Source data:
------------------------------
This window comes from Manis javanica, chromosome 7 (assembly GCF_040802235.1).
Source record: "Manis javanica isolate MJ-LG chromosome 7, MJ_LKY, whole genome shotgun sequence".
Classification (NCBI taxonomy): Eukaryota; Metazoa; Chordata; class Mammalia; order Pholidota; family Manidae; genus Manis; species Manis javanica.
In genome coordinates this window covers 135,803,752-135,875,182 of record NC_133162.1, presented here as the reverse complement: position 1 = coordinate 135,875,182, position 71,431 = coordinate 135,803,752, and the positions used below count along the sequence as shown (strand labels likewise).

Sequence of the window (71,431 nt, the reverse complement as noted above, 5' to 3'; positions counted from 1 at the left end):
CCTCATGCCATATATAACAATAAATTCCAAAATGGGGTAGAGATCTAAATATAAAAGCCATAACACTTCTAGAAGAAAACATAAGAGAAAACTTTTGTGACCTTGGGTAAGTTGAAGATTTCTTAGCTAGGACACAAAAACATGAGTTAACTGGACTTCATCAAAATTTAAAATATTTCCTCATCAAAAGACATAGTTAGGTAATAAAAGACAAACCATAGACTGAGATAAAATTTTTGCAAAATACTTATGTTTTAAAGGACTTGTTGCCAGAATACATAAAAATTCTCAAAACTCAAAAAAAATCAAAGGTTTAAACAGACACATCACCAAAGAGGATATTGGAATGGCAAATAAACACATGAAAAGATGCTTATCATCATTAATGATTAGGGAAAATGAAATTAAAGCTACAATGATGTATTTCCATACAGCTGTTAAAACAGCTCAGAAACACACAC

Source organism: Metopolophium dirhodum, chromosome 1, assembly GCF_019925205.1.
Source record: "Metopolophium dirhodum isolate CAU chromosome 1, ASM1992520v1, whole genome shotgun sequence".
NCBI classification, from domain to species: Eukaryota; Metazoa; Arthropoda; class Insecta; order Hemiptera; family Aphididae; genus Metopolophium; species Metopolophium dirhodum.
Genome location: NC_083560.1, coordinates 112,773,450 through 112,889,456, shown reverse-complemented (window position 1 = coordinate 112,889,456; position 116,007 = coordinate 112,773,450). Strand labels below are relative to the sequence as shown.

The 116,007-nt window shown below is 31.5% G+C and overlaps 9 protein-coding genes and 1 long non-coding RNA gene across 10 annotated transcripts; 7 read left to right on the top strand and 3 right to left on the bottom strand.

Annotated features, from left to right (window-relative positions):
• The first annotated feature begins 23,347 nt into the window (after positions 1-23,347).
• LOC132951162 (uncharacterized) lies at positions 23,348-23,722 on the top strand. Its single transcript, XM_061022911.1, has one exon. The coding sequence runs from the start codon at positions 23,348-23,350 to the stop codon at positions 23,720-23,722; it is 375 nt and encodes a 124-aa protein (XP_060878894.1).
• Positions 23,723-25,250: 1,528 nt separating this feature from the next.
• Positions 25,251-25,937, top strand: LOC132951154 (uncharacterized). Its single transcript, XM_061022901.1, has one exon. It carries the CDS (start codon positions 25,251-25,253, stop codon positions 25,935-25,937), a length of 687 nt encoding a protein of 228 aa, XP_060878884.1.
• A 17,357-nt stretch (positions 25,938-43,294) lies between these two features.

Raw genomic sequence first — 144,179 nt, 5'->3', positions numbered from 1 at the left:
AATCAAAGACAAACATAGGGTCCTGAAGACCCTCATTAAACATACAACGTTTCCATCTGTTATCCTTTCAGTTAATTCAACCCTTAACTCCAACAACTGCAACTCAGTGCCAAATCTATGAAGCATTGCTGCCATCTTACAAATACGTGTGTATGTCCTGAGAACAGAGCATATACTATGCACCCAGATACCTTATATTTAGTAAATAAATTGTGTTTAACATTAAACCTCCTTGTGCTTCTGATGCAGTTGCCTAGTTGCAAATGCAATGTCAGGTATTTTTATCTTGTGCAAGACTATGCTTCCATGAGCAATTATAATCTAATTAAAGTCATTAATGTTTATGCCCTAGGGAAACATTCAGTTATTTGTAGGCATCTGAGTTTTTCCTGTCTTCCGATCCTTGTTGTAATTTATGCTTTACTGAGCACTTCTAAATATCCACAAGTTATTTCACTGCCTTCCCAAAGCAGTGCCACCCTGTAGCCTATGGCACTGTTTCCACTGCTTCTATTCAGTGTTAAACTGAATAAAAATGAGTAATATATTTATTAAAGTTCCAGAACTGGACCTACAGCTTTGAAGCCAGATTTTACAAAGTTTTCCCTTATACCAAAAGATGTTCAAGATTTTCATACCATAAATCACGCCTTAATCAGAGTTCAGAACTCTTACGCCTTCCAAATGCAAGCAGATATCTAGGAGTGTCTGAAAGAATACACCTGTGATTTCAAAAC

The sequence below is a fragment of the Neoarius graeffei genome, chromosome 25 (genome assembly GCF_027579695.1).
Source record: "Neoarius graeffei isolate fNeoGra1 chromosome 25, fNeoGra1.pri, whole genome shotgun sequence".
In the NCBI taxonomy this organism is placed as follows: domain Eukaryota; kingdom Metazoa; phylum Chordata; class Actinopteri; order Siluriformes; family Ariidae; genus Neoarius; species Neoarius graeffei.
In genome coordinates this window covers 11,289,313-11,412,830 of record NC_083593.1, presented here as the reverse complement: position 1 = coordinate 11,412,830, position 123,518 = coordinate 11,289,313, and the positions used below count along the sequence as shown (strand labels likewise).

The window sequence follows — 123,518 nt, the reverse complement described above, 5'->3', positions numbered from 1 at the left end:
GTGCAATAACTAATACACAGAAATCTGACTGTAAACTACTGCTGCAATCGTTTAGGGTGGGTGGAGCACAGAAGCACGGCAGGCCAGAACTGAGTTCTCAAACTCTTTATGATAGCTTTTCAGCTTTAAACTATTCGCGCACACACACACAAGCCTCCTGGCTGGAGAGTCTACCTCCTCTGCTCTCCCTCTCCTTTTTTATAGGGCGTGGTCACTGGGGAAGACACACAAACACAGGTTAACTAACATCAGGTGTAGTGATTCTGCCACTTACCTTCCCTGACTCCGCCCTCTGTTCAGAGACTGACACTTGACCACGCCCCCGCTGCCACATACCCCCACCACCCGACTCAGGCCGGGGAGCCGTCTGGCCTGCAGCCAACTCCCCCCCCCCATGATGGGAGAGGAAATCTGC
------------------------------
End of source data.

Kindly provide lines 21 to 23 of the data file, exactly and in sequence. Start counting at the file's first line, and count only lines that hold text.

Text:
Source record: "Neoarius graeffei isolate fNeoGra1 chromosome 25, fNeoGra1.pri, whole genome shotgun sequence".
In the NCBI taxonomy this organism is placed as follows: domain Eukaryota; kingdom Metazoa; phylum Chordata; class Actinopteri; order Siluriformes; family Ariidae; genus Neoarius; species Neoarius graeffei.
In genome coordinates this window covers 11,289,313-11,412,830 of record NC_083593.1, presented here as the reverse complement: position 1 = coordinate 11,412,830, position 123,518 = coordinate 11,289,313, and the positions used below count along the sequence as shown (strand labels likewise).